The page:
12. Another respondent called Hall_of_Famer made this statement: your alternative to DI was proven to be ineffective but when I asked him to provide such proof he could not. Besides, I never suggested an alternative to DI, I simply suggested NOT using DI in those circumstances where it was not appropriate - where there is no alternative implementation available for injection - as this would be a violation of YAGNI. I explained where I use DI in my framework to achieve actual benefits as demonstrated by the fact that I have 40 reusable Controllers into which I can inject any of my 450 table classes. This produces 40 x 450 = 18,000 (yes, EIGHTEEN THOUSAND) opportunities for polymorphism, and every competent programmer should be able to tell you that you cannot use DI without polymorphism.

    He then tried to claim that other frameworks could achieve the same thing, but could not offer any proof. He certainly could not point to the existence of any reusable controllers in any framework, such as those which are documented in Transaction Patterns for Web Applications.

  13. The same person later said: I am a better and more productive programmer because almost everyone on this reddit will agree with me but when asked to prove it by taking this challenge he bottled out, as usual.
  14. This is an addition to My Comment #9

    In another reddit post someone (who shall remain nameless) complained that my answer to Question #9 was unacceptable as it did nothing but promote my personal style. Excuse me! I did not invent the DRY Principle as my personal style, it was devised by others as one of those practices which every good programmer should follow. It simply means that where you see the same block of code appearing in multiple places it would be good practice to put that block of code in some sort of reusable subroutine so that you can replace each copy of that block of code with a subroutine call. Apart from reducing the amount of code which you have to write, which is a good idea in its own right, it also means that if you ever need to change the contents of this block of code you only need to change the one subroutine instead of every copy of that code.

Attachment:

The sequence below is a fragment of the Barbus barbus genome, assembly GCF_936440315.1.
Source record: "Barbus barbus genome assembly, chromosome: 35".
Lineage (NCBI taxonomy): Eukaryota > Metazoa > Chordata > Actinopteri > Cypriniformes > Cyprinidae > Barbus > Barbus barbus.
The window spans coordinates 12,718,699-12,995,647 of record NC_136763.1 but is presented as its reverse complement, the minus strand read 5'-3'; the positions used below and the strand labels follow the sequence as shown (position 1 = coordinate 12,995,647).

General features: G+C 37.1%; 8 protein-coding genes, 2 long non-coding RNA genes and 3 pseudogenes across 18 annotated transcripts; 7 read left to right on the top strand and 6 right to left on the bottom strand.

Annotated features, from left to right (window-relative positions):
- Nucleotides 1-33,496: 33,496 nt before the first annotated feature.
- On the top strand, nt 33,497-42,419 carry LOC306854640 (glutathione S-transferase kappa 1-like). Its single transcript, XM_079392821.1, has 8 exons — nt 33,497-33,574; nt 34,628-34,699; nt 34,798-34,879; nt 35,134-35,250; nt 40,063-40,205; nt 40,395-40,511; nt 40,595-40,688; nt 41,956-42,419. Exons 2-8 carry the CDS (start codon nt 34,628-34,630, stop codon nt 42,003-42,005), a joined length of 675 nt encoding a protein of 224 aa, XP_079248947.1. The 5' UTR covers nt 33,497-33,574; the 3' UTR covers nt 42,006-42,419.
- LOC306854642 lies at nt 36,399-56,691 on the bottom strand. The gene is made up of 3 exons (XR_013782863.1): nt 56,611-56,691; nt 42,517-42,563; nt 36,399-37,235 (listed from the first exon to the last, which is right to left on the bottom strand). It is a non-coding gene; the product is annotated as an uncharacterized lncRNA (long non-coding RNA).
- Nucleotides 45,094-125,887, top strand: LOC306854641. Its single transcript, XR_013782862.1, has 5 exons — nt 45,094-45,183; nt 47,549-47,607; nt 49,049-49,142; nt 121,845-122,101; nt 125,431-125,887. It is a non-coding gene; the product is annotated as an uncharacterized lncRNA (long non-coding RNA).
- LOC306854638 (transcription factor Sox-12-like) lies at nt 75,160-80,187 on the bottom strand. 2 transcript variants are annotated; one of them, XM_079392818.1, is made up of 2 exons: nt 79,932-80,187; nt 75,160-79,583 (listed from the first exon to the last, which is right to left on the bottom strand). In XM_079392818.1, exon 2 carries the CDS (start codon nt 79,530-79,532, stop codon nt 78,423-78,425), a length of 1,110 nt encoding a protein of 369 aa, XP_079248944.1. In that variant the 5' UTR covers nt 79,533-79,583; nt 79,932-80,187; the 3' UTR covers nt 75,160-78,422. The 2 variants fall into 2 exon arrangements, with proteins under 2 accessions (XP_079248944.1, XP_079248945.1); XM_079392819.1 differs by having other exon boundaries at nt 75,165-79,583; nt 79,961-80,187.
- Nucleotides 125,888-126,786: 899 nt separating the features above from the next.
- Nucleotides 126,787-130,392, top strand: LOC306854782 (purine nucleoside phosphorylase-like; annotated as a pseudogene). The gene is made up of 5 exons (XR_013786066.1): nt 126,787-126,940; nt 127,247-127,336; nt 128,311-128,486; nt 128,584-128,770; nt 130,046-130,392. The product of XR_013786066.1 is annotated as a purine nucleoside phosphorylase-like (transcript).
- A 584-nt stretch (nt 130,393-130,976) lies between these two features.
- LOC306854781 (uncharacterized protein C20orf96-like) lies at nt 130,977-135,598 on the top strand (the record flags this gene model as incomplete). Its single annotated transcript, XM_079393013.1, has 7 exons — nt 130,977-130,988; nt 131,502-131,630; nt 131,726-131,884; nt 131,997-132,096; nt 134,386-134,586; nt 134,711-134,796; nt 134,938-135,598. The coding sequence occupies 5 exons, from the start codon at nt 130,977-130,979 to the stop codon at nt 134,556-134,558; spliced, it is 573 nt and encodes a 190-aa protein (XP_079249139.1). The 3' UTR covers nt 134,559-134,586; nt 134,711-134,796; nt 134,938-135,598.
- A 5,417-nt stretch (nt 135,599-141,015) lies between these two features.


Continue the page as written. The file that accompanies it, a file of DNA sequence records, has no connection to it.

Take the following block of code which I used in Question #29:


    It may not look like much, but that is because it does include any code required for error checking.

    In this scenario the above code is contained in the Controller and $object identifies the Model. If you don't know about the MVC design pattern you should go away and study it NOW! You should then realise that this code will be duplicated in every script where a Controller calls a Model, and that could be a large number of scripts.

    The problem with this block of code is that it is technically possible, after loading a validating some data, to "accidentally" load in some unvalidated data before storing it, which could potentially create a problem. The only way to ensure that this cannot happen is to wrap that block of code in a subroutine (or in this case a new method in the Model) so that it is physically impossible to insert unvalidated data before the $object->store(). This is achieved in the following code which I put forward as my answer:


    You should notice that instead of one subroutine I have created two. Why is this? Because the logic required for an INSERT operation is different from that required for an UPDATE. Apart from the fact the validation rules are different, the SQL query which is generated is also different. You can see the differences when you compare the internal workings of these methods:

    Note that these methods appear in every concrete table class (Model), but they are inherited from an abstract table class and therefore shared and not duplicated. The use of an abstract class then enables the use of the Template Method Pattern, which explains those methods with a "_cm_" prefix. The use of an abstract class and the Template Method Pattern are both described in the Gang of Four book as fundamental techniques for code reuse. In case you did not get the memo the ability to create higher volumes of reusable code is supposed to be the primary objective behind OOP.

    If you are wondering why I pass the contents of the $_POST array as a single argument instead of loading each element individually then take a look at question #24 and its answer where it explains the benefits of loose coupling over tight coupling.

    You should be able to see that none of the characteristics in my answer was a personal invention, I am simply utilising ideas that were formulated by other people:

    The only thing that I "invented" was how to incorporate these ideas into my code. Surely that is supposed to be what every programmer should be capable of doing.

Amendment History

04 Feb 2023 Added My Comment #14.
31 May 2020 Added Comments on reddit comments.